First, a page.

Infographics: Places to Visit in Hamburg, Germany


There are only a few reasons I can think of why Hamburg may be unknown to anyone: you are either from a country distant from continental Europe and its influence, you once had a bad grade at geography back in high school, or you live in a country so secluded that your knowledge about the rest of the world is simply delimited. Otherwise, you would have known one of Europe’s most prosperous transport hub, Germany’s second largest city, EU’s eight largest city, and a home to UNESCO’s 2015 World Heritage Site, Speicherstadt, that is Hamburg.

The prosperity that Hamburg now enjoys was not something that happened overnight. At its record, the city-state was part of a confederation that makes Hamburg to be one of the early mercantile states of Europe during the Middle Ages renowned as the Hanseatic League. In fact, as proof of this reality, the official name of Hamburg is the Free and Hanseatic City of Hamburg.

To date, Hamburg is an affluent city at the northern part of Germany and is a center for both media and commerce, known for its ports. Adding to the attraction of this rich city, it is now also a host to some of the best places to visit if you are in Germany, even in the whole of Europe. Even Hamburg’s night scene is seriously booming with so many things to do!


The following are five of the best places to visit if you are in Hamburg, Germany:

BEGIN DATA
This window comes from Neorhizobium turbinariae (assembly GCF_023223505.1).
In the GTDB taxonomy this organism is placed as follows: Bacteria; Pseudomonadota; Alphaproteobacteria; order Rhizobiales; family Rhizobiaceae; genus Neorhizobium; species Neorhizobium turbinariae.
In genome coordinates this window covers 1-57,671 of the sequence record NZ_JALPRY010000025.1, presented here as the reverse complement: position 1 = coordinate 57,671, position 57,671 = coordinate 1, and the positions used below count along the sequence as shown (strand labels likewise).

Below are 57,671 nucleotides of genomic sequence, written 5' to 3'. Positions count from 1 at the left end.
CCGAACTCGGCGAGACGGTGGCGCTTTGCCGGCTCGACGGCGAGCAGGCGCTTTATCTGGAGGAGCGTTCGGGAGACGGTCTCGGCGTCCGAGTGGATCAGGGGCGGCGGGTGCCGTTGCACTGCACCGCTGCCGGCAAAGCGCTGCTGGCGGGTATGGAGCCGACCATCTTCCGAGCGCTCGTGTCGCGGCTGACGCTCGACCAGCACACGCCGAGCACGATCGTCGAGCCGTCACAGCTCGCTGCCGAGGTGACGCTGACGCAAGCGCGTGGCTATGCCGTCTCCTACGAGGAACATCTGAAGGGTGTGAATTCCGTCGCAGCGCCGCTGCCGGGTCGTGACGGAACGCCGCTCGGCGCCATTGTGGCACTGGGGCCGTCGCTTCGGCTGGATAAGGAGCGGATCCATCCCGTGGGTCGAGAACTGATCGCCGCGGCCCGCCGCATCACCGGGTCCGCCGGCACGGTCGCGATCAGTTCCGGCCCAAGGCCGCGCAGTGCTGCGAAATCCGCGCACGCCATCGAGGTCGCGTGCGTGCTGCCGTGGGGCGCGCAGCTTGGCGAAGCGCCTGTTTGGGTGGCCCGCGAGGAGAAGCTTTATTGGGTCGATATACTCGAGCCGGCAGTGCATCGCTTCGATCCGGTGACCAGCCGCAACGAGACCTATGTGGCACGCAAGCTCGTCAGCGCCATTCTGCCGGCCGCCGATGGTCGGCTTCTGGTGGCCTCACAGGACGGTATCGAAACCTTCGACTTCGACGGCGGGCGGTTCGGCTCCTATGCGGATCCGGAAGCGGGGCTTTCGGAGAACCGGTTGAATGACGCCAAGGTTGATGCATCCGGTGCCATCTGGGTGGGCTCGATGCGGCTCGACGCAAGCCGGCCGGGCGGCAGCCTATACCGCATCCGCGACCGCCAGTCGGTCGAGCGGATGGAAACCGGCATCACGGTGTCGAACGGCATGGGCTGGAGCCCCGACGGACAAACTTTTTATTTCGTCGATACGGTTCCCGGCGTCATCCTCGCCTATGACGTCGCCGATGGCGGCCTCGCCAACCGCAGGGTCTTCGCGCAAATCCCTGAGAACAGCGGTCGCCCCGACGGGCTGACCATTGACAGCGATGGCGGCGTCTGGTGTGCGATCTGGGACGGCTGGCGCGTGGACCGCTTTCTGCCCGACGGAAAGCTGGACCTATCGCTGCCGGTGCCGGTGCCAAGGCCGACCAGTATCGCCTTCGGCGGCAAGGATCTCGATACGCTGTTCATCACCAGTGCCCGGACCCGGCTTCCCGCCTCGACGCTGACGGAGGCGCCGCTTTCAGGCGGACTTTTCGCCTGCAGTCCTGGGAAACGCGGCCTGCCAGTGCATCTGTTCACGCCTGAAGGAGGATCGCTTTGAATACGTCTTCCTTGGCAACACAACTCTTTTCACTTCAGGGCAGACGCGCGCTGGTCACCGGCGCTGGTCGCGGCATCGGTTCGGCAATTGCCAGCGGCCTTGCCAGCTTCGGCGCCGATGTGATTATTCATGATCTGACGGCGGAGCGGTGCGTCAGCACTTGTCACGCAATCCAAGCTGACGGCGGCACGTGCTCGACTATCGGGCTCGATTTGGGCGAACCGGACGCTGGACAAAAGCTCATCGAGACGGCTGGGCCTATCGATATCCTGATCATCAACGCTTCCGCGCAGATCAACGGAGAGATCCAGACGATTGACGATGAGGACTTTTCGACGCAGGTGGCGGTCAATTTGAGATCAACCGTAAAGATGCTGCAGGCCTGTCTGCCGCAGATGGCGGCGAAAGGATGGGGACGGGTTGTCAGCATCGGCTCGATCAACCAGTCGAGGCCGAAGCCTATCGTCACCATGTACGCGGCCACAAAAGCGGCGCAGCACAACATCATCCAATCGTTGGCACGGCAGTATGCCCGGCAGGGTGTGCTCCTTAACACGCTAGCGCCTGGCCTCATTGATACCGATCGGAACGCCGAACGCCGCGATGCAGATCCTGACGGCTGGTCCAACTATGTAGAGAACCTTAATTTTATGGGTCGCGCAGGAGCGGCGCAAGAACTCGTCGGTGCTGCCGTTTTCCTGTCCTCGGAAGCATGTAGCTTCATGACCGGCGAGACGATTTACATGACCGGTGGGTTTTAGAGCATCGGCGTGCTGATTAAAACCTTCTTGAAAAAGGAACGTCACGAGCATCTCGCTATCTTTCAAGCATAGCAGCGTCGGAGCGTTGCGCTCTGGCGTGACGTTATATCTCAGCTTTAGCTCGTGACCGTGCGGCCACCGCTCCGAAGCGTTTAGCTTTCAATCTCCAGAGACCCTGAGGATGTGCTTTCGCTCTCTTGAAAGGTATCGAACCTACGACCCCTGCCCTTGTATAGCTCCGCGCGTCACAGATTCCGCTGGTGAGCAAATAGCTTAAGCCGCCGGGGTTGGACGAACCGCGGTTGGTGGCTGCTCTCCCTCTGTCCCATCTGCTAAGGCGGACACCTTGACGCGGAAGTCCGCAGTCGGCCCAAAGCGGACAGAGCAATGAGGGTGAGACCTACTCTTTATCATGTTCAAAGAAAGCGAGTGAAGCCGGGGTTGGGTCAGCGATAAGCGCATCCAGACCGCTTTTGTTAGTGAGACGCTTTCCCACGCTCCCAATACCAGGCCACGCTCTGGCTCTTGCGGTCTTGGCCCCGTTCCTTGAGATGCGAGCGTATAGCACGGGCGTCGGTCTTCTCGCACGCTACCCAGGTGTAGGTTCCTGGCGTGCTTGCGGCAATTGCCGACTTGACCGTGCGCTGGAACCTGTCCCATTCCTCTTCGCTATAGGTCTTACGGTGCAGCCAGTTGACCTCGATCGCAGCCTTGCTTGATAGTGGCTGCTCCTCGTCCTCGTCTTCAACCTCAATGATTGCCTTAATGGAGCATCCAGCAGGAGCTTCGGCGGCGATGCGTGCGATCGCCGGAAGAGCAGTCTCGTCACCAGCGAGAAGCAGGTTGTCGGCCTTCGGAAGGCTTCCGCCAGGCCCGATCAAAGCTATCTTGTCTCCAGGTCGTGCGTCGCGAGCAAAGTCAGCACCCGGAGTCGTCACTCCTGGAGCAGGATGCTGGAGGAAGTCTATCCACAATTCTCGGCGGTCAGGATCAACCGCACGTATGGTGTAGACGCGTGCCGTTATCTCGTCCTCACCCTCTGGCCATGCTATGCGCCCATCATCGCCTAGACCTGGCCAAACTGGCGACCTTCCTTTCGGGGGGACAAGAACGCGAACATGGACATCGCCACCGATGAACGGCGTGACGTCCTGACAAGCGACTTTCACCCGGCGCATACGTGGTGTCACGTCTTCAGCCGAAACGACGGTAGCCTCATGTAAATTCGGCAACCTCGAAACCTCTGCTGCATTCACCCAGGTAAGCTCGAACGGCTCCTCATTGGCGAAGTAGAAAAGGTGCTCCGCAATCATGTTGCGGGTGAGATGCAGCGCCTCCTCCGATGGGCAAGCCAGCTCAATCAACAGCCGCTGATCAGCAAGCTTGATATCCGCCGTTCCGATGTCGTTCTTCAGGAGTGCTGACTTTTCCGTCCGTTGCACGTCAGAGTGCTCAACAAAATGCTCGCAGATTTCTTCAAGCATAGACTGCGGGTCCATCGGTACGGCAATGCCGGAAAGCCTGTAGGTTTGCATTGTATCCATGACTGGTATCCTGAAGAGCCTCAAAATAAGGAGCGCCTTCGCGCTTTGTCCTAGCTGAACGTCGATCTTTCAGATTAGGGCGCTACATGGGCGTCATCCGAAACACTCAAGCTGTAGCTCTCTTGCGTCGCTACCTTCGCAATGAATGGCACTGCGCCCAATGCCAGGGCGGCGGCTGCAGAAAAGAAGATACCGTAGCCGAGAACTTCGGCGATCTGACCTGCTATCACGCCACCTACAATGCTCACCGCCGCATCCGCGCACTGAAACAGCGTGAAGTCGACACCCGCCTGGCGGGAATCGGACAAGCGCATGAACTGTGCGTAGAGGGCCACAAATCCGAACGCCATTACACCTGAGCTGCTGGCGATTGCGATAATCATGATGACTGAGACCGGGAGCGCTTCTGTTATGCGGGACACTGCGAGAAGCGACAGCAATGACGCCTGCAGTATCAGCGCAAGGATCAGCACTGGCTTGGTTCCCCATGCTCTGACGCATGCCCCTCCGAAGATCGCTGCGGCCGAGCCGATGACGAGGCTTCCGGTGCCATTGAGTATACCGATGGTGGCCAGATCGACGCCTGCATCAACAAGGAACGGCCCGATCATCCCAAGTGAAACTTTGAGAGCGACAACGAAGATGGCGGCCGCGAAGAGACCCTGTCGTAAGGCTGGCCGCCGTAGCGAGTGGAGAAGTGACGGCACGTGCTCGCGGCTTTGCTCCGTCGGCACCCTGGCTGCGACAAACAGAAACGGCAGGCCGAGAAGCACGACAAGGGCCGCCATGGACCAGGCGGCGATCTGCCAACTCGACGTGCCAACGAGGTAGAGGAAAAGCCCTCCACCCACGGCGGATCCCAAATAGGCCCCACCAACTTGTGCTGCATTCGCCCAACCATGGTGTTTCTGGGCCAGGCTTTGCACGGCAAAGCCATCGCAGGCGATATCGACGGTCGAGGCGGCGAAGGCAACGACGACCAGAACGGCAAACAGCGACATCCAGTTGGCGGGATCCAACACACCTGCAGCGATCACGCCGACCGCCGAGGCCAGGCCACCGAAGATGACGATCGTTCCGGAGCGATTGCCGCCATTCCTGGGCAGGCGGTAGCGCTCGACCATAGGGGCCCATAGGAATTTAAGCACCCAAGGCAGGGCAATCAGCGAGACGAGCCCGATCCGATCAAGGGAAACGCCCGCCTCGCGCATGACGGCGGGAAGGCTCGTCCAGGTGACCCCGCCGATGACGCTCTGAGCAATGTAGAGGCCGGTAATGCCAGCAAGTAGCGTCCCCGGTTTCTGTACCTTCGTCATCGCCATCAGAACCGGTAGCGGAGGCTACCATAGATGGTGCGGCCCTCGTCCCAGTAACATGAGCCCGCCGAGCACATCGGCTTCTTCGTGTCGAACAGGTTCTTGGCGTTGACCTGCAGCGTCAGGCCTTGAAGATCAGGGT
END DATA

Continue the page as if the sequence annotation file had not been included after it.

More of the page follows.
Planten un Blomen

Wanting to see everything what is good at Hamburg is best started at the heart of it all – the Planten un Blomen. Literally, the words of the place would mean “Plants and Flowers” in English and is the highlight of the place. Stretching for over 47 hectares of massive lush green park, the Planten un Blomen is the highlight of the natural beauty of Hamburg whose great appeals can be found on its Botanical garden, partly a home to a biggest Japanese garden in all of Europe; not to mention, its fountain display with added lights to complement the experience.

Miniatur Wunderland

Want a taste of Legoland but within the bounds of Germany? Why not visit Legoland’s German counterpart, the Miniatur Wunderland, the world’s largest exhibition of model railway which was started early in the year 2000. As a successful destination among children and adults alike, Miniatur Wunderland remains strong in business with new attractions and is currently set to expand completely by 2020.

Emigration Museum

Known locally in Germany as the BallinStadt but also known for other names such as the “Port of Dreams,” this museum is historical to Germany which is a commemoration to the time when emigration to the Americas was a significant part of history set in what is now the museum itself, homesteading to 5 million people from across Europe.

Ohlsdorf Cemetery

You need not have to have a family member buried in this cemetery to visit the place, like most 2 million visitors do to the place. As a place of rest for the departed, some of which renowned in Germany, familiar celebrity names can be found in some of the gravestones in this place. However, it is the sculptures within the area that is said to attract visitors in it, not just the celebrity names engraved all over the place.

Hamburg Harbor

It is hard to imagine not visiting one of Europe’s busiest port if you are in Hamburg, Germany as the city’s name itself is already attributed to its port which gave it its riches. As what you would expect from a bustling area in the city, it never gets dull to pay the port a visit, especially if you are a new traveler to the place.

Now, are you convinced? Give Hamburg a chance and visit it as soon as possible!

This is a contribution by Tommy Houston. 


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